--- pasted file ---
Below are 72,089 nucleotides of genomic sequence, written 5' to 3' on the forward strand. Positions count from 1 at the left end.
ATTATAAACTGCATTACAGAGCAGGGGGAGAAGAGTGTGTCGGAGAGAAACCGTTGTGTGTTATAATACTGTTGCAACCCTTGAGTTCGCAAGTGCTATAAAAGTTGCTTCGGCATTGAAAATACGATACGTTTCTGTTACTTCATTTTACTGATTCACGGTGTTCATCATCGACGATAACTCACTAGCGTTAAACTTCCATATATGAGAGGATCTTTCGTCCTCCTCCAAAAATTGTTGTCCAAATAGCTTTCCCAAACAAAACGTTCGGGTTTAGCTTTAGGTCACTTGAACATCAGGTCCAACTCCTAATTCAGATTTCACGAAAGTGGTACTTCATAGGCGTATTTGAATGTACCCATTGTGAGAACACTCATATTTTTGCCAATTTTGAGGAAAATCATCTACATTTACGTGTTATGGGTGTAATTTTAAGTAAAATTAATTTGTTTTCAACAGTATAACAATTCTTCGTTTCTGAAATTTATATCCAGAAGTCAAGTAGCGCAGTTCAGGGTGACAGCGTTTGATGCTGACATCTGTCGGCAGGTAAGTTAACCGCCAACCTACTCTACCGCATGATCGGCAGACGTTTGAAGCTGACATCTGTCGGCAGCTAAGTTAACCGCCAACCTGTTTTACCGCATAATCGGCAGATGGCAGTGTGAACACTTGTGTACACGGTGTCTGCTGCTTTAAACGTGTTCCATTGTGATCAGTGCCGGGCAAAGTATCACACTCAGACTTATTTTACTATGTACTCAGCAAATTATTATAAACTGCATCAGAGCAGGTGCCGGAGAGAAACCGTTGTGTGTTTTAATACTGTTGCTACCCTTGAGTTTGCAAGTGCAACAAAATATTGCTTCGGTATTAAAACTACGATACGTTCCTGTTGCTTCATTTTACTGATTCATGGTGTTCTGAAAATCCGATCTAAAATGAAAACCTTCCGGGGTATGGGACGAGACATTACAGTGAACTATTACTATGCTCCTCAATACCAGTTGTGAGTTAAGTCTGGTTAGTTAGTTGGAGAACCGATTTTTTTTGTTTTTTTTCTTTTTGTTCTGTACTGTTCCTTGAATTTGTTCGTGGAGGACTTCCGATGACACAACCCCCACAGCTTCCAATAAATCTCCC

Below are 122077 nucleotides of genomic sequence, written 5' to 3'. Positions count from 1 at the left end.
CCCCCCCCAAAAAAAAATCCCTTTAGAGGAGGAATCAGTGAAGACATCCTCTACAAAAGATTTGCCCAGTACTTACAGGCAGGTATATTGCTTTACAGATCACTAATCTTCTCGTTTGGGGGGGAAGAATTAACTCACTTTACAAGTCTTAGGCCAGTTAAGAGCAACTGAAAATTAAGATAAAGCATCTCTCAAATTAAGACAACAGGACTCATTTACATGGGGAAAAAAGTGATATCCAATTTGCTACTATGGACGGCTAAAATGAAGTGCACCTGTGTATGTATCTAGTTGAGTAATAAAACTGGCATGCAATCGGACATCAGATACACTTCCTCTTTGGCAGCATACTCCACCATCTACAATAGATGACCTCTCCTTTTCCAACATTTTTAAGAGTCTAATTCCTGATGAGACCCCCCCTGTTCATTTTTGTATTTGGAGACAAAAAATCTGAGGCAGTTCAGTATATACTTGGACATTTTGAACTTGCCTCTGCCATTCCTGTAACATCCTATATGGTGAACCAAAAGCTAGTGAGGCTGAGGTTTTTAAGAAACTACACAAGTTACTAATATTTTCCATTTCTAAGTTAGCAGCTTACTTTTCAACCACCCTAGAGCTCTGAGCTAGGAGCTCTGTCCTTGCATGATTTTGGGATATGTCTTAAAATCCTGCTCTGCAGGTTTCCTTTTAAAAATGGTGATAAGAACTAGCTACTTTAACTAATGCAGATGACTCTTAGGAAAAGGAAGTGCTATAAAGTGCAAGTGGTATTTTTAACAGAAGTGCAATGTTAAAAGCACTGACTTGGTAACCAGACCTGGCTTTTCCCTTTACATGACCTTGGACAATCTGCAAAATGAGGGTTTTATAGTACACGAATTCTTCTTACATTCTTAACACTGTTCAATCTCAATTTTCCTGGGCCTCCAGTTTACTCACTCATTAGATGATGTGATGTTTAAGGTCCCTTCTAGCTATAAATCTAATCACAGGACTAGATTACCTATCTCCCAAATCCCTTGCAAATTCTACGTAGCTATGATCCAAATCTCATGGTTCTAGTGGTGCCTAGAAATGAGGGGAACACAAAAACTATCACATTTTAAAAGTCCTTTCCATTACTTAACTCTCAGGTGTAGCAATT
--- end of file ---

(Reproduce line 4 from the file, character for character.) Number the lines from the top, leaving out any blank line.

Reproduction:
CCCCCCCCAAAAAAAAATCCCTTTAGAGGAGGAATCAGTGAAGACATCCTCTACAAAAGATTTGCCCAGTACTTACAGGCAGGTATATTGCTTTACAGATCACTAATCTTCTCGTTTGGGGGGGAAGAATTAACTCACTTTACAAGTCTTAGGCCAGTTAAGAGCAACTGAAAATTAAGATAAAGCATCTCTCAAATTAAGACAACAGGACTCATTTACATGGGGAAAAAAGTGATATCCAATTTGCTACTATGGACGGCTAAAATGAAGTGCACCTGTGTATGTATCTAGTTGAGTAATAAAACTGGCATGCAATCGGACATCAGATACACTTCCTCTTTGGCAGCATACTCCACCATCTACAATAGATGACCTCTCCTTTTCCAACATTTTTAAGAGTCTAATTCCTGATGAGACCCCCCCTGTTCATTTTTGTATTTGGAGACAAAAAATCTGAGGCAGTTCAGTATATACTTGGACATTTTGAACTTGCCTCTGCCATTCCTGTAACATCCTATATGGTGAACCAAAAGCTAGTGAGGCTGAGGTTTTTAAGAAACTACACAAGTTACTAATATTTTCCATTTCTAAGTTAGCAGCTTACTTTTCAACCACCCTAGAGCTCTGAGCTAGGAGCTCTGTCCTTGCATGATTTTGGGATATGTCTTAAAATCCTGCTCTGCAGGTTTCCTTTTAAAAATGGTGATAAGAACTAGCTACTTTAACTAATGCAGATGACTCTTAGGAAAAGGAAGTGCTATAAAGTGCAAGTGGTATTTTTAACAGAAGTGCAATGTTAAAAGCACTGACTTGGTAACCAGACCTGGCTTTTCCCTTTACATGACCTTGGACAATCTGCAAAATGAGGGTTTTATAGTACACGAATTCTTCTTACATTCTTAACACTGTTCAATCTCAATTTTCCTGGGCCTCCAGTTTACTCACTCATTAGATGATGTGATGTTTAAGGTCCCTTCTAGCTATAAATCTAATCACAGGACTAGATTACCTATCTCCCAAATCCCTTGCAAATTCTACGTAGCTATGATCCAAATCTCATGGTTCTAGTGGTGCCTAGAAATGAGGGGAACACAAAAACTATCACATTTTAAAAGTCCTTTCCATTACTTAACTCTCAGGTGTAGCAATT